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Quantum random number generator operates securely and independently of source devices

Quantum random number generator operates securely and independently of source devices
Experimental setup of the source-DI QRNG. (a) Entanglement source: the time–energy entangled photon pairs are generated from the Ti:PPLN waveguide pumped by a pulsed laser with a duration of 5 ns, which are separated by a PBS. (b) Measurement device: photons are passively selected for measurement Tδ or Dδ by a 90:10 beam splitter (BS) after being coupled to fiber in Alice and Bob sides. PC, polarization controller; FI, filter; C-BG, chirped Bragg grating; OC, optical circulator; SNSPD, superconducting nanowire single-photon detector; and TDC, time-to-digital converter. Credit: Advanced Photonics (2023). DOI: 10.1117/1.AP.5.3.036003

Quantum random number generators (QRNGs) produce genuine randomness based on the inherent unpredictability of quantum mechanics. They have important applications in quantum information processing and computation tasks. In practice, any imperfection or inaccurate characterization of quantum source devices in a real implementation highly affects the security and generation rate of QRNGs, and may even induce the disappearance of quantum randomness.

Source-device-independent (source-DI) QRNGs operate with untrusted sources yet well characterized measurement devices, to positively address these problems.

As reported in Advanced Photonics, researchers from Nanjing University recently proposed and experimentally demonstrated a secure and fast source-DI QRNG protocol that is simple and efficient for practical implementation. The source-DI QRNG in this work is realized through single-photon detection technology assisted by entangled photons.

The are extracted by a process that measures the arrival time of a photon from a pair of time–energy entangled photons. The time–energy entangled photon pairs are produced from a spontaneous parametric down conversion (SPDC) process.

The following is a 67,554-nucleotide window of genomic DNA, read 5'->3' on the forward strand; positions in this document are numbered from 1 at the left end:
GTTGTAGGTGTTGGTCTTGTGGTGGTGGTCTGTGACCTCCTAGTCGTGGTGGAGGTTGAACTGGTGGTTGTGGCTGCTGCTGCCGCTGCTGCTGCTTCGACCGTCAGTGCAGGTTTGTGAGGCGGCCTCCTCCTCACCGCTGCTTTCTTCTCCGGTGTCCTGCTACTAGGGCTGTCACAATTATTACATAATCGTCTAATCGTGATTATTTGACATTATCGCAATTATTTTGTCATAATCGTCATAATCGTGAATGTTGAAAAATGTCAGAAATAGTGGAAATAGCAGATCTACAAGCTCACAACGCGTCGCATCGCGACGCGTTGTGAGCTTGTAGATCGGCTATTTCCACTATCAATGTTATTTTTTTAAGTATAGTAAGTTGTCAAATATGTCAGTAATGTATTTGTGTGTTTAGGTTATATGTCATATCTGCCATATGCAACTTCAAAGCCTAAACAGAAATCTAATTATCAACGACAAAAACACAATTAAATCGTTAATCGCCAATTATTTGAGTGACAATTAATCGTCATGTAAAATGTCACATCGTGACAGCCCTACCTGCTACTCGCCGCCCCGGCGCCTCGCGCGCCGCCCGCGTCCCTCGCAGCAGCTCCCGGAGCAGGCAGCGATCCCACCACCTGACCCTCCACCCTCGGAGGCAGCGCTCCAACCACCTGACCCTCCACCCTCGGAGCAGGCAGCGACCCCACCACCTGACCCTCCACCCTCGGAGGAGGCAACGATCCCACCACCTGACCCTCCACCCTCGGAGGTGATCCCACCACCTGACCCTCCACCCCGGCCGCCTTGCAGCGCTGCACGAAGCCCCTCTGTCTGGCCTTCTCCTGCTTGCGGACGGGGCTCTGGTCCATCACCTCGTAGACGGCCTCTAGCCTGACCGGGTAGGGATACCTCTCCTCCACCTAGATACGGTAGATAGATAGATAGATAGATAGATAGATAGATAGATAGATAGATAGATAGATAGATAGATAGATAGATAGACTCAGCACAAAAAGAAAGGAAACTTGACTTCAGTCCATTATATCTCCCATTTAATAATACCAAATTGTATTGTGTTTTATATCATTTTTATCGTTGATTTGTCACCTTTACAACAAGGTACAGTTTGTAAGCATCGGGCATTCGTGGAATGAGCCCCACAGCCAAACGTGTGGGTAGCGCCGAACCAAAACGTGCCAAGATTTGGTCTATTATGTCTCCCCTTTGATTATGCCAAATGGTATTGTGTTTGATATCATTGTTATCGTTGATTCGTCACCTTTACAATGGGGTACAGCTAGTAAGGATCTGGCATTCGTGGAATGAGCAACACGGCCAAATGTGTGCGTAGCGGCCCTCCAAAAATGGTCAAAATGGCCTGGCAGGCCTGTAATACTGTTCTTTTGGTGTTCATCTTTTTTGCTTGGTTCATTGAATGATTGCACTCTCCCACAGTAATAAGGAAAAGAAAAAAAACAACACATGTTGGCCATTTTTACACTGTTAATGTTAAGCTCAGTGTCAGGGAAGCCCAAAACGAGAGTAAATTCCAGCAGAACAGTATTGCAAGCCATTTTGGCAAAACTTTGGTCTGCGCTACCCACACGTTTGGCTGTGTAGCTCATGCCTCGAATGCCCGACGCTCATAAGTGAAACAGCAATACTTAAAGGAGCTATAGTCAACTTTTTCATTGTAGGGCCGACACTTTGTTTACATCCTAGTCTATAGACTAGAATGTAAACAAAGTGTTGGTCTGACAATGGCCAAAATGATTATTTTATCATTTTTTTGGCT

The researchers were able to confirm the security of the scheme by certifying the time–energy entanglement though observation of nonlocal dispersion cancelation. To improve security, they employ a modified entropic uncertainty relation to quantify the randomness, taking into account a well-recognized problem of finite measurement range.

They report a secure generation rate of random bits at 4 megabits per second (Mbps), which they note could reach the level of giga bps with advanced single-photon detectors, given their faster detection speed and lower temporal resolution. Based on a PPLN waveguide SPDC source, the source-DI QRNG they realized may be further developed as an integrated chip-scale device by exploring on-chip generation, manipulation, and detection techniques.

According to the corresponding author Yan-Xiao Gong, Professor at Nanjing University, "Compared with several existing semi-DI QRNGs, our work achieves an excellent balance among security, speed, and practicality." He adds, "This research paves the way for practical applications of secure quantum information tasks and promotes the development of high-performance and high- quantum ."

More information: Ji-Ning Zhang et al, Realization of a source-device-independent quantum random number generator secured by nonlocal dispersion cancellation, Advanced Photonics (2023). DOI: 10.1117/1.AP.5.3.036003

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Citation: Quantum random number generator operates securely and independently of source devices (2023, May 17) retrieved 29 May 2023 from
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